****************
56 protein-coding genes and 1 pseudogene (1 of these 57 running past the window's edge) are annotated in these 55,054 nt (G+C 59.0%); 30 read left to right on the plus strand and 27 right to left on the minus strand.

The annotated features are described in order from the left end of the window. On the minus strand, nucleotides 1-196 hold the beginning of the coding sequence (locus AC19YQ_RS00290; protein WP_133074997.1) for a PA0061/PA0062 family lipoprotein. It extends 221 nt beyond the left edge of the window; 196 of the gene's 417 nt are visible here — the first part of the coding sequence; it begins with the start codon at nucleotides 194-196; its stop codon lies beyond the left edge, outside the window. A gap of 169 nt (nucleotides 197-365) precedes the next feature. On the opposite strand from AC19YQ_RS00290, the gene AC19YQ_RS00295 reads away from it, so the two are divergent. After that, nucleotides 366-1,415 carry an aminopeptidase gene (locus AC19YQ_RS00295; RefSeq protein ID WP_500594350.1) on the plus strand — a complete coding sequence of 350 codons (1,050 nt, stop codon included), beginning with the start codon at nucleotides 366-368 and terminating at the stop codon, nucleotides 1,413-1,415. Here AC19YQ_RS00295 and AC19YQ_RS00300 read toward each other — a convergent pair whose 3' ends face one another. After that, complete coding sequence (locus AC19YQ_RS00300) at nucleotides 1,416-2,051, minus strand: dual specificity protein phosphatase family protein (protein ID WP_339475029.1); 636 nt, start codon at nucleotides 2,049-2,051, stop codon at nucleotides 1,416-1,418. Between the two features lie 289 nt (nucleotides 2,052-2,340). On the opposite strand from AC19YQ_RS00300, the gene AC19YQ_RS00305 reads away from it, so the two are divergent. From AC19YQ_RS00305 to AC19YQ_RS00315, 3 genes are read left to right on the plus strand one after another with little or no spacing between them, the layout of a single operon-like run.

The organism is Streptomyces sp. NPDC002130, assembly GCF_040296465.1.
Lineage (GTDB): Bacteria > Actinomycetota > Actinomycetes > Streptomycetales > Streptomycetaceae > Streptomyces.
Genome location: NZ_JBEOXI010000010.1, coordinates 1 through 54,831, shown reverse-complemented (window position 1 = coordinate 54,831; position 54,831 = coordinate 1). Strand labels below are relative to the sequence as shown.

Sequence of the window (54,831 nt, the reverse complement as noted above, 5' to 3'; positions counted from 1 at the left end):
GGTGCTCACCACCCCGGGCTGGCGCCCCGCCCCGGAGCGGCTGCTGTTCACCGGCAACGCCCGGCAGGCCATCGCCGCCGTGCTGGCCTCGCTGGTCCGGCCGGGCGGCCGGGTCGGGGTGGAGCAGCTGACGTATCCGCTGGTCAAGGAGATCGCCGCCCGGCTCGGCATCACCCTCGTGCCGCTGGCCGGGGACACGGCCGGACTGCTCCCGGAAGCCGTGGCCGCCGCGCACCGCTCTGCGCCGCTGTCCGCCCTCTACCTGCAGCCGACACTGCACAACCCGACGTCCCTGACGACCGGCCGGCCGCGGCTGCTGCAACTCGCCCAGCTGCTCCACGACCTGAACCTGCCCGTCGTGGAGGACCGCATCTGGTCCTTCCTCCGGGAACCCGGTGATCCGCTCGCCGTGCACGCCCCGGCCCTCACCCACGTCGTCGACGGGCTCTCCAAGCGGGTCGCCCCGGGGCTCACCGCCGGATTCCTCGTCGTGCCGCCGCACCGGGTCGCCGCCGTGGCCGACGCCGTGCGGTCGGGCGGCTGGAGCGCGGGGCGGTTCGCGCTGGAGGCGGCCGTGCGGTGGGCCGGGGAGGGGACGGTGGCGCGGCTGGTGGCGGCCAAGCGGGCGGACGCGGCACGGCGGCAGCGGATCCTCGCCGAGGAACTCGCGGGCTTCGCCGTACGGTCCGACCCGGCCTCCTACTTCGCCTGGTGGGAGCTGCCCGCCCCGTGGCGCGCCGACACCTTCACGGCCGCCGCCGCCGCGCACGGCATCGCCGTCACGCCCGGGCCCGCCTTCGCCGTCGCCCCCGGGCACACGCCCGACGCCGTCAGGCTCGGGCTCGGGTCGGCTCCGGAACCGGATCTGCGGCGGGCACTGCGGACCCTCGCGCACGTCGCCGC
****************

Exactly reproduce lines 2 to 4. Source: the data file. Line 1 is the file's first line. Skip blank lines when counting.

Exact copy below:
The annotated features are described in order from the left end of the window. On the minus strand, nucleotides 1-196 hold the beginning of the coding sequence (locus AC19YQ_RS00290; protein WP_133074997.1) for a PA0061/PA0062 family lipoprotein. It extends 221 nt beyond the left edge of the window; 196 of the gene's 417 nt are visible here — the first part of the coding sequence; it begins with the start codon at nucleotides 194-196; its stop codon lies beyond the left edge, outside the window. A gap of 169 nt (nucleotides 197-365) precedes the next feature. On the opposite strand from AC19YQ_RS00290, the gene AC19YQ_RS00295 reads away from it, so the two are divergent. After that, nucleotides 366-1,415 carry an aminopeptidase gene (locus AC19YQ_RS00295; RefSeq protein ID WP_500594350.1) on the plus strand — a complete coding sequence of 350 codons (1,050 nt, stop codon included), beginning with the start codon at nucleotides 366-368 and terminating at the stop codon, nucleotides 1,413-1,415. Here AC19YQ_RS00295 and AC19YQ_RS00300 read toward each other — a convergent pair whose 3' ends face one another. After that, complete coding sequence (locus AC19YQ_RS00300) at nucleotides 1,416-2,051, minus strand: dual specificity protein phosphatase family protein (protein ID WP_339475029.1); 636 nt, start codon at nucleotides 2,049-2,051, stop codon at nucleotides 1,416-1,418. Between the two features lie 289 nt (nucleotides 2,052-2,340). On the opposite strand from AC19YQ_RS00300, the gene AC19YQ_RS00305 reads away from it, so the two are divergent. From AC19YQ_RS00305 to AC19YQ_RS00315, 3 genes are read left to right on the plus strand one after another with little or no spacing between them, the layout of a single operon-like run.

The organism is Streptomyces sp. NPDC002130, assembly GCF_040296465.1.
Lineage (GTDB): Bacteria > Actinomycetota > Actinomycetes > Streptomycetales > Streptomycetaceae > Streptomyces.